Monday, January 23, 2012

Millwater's Farriery: Bute...

bute: Phenylbutazone. A non-steroid, anti-inflammatory drug and painkiller usually administered in oral form to horses. Although legally restricted to veterinary prescription, this drug is widely available and often improperly used to mask lameness which could be corrected at the source through appropriate farriery.

   Bute has been around in the horse world for a very long time.  Despite being a prescription drug, almost everyone has a jar or few tubes of the stuff handy.

   Sometimes I'm convinced the introduction of bute was one of the worst things to happen to horse care in America...  No need to deal with the actual cause of pain when you can just give the critter a bit of the wonder drug and make everything all better...

   Except that it doesn't.  

   Pain is Nature's way of telling Dobbin something is messed-up, and he shouldn't go stomping-around until it's better.  This is especially true in laminitis, where the mechanical stress of walking around can rip the compromised laminae and cause the progression into outright founder...

   It's hard to see our animals in-pain...  But that's what makes them lay down and keep still, which is just exactly what they need to do until the initial laminitis attack runs its course.

   Not only is masking the pain a bad idea, but bute itself may make the laminitis worse.  Laminitis isn't just a foot thing.  It's systemic.  And bute stresses a number of organs, and may enhance the autointoxication aspect of the laminitis attack.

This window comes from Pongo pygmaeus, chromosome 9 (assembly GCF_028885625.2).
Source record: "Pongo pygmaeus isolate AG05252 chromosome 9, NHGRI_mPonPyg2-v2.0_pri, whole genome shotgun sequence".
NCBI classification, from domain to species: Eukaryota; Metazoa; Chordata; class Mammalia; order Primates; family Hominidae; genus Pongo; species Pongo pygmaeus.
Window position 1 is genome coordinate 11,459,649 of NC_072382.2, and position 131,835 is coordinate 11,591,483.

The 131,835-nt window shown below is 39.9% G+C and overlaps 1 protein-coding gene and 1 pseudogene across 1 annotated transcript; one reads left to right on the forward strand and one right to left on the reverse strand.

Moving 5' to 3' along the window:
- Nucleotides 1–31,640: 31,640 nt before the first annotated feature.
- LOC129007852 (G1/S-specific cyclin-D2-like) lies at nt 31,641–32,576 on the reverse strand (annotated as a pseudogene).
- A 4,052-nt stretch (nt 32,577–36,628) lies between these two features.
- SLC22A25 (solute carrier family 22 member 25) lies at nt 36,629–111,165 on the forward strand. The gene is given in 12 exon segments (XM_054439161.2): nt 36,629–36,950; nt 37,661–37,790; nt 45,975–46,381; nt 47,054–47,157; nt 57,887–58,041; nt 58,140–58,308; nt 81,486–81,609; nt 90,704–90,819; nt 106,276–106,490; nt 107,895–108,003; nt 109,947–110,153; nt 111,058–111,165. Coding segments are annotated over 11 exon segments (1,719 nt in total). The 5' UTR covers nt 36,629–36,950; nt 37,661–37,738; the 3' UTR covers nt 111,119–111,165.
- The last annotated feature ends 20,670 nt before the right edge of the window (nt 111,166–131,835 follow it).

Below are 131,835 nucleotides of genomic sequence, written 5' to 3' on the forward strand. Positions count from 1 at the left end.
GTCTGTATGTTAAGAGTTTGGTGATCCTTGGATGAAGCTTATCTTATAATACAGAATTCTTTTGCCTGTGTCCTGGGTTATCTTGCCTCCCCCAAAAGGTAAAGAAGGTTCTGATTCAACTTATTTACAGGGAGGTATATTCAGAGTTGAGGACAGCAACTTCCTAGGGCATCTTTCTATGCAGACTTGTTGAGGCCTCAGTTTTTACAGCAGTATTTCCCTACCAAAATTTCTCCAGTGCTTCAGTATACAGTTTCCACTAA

Then there are abscesses.  Encapsulated infections that sometimes cause intense pain until they are drained or rupture...  But using an anti-inflammatory like bute tends to slow the infection coming to a "head" and prolong the agony.  Bute can turn what would have been a rough couple of days into a chronic problem.

   Navicular and other arthritic/bursitis problems are one place where bute can be a help or a detriment depending on how its used.  Giving a sore horse bute to keep him going as he is will facilitate further damage...  But, once all mechanical adjustments possible have been made to prevent further injury, bute can be used to enable the horse to engage in restorative exercise.  (Especially useful if lack of mild daily activity was a causative factor in the lameness to begin with.)

   It's a bit troubling to me how many horseowners think bute is some sort of first aid...  Bute does not fix anything!  It's like giving a kid with a broken leg some whiskey and telling him to "walk it off". 

   Worse yet are vets who prescribe it so freely...  I suppose you can't blame 'em.  Horse is in pain or limping, and the client wants Doc to DO SOMETHING.  But temporarily feeling better isn't always conducive to actually getting better.

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1 comment:

  1. Very good points, it's pretty much the same situation here in Australia. (Except I've never seen bute in tablet form here...)